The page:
A PDF of the full version of the article, published in Polish Archives of Internal Medicine, can be accessed free of charge here.
Humans, like other species that reproduce sexually, originate from a fertilized oocyte (zygote), which is a totipotent stem cell giving rise to an adult organism. During the process of embryogenesis, stem cells at different levels of the developmental hierarchy establish all 3 germ layers and give rise to tissue-committed stem cells, which are responsible for rejuvenation of a given tissue or organ. The robustness of the stem cell compartment is one of the major factors that directly impact life quality as well as lifespan.
Stem cells continuously replace cells and tissues that are used up during life; however, this replacement occurs at a different pace in various organs. The rapidly developing field of regenerative medicine is taking advantage of these physiological properties of stem cells and is attempting to employ them in clinical settings to regenerate damaged organs (eg, the heart, liver, or bone). For this purpose, the stem cells most successfully employed so far are adult tissue-derived stem cells isolated mainly from bone marrow, mobilized peripheral blood, umbilical cord blood, fat tissue, and even myocardial biopsies. At the same time, attempts to employ embryonic stem cells and induced pluripotent stem cells in the clinic have failed due to their genomic instability and the risk of tumor formation.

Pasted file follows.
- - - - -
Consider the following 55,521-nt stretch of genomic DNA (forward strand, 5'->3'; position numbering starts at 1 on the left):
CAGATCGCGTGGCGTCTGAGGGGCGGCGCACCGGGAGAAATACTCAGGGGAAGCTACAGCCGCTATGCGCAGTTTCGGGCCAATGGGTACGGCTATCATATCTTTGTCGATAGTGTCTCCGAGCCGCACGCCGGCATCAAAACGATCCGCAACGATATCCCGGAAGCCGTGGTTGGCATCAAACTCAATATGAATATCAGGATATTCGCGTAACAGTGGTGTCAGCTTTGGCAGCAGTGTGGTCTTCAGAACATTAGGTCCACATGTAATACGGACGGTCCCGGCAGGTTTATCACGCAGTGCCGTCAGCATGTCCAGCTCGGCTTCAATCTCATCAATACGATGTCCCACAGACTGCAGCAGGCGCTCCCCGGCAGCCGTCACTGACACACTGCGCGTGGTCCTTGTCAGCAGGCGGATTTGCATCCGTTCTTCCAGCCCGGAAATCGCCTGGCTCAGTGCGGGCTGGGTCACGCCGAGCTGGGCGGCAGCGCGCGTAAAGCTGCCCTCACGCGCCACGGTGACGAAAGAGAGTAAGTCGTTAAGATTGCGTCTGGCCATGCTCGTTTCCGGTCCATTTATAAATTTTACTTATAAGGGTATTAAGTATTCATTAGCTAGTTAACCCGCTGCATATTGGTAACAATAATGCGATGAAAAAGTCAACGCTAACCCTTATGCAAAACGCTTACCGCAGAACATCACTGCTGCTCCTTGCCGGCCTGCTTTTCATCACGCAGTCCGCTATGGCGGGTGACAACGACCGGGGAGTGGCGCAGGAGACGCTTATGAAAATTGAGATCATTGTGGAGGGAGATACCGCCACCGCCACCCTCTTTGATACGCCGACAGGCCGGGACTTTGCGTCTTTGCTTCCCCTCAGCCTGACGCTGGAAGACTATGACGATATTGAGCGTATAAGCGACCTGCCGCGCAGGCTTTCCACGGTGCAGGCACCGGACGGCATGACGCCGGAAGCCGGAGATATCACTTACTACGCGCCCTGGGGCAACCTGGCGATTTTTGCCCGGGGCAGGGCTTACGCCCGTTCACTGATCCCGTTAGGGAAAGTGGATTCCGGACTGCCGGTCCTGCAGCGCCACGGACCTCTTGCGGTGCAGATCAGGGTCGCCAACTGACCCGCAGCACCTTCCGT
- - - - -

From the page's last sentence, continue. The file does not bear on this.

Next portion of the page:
In this review, we will discuss the various potential sources of stem cells that are currently employed in regenerative medicine and the mechanisms that explain their beneficial effects. We will also highlight the preliminary results of clinical trials as well as the emerging problems relating to stem cell therapies in cardiology.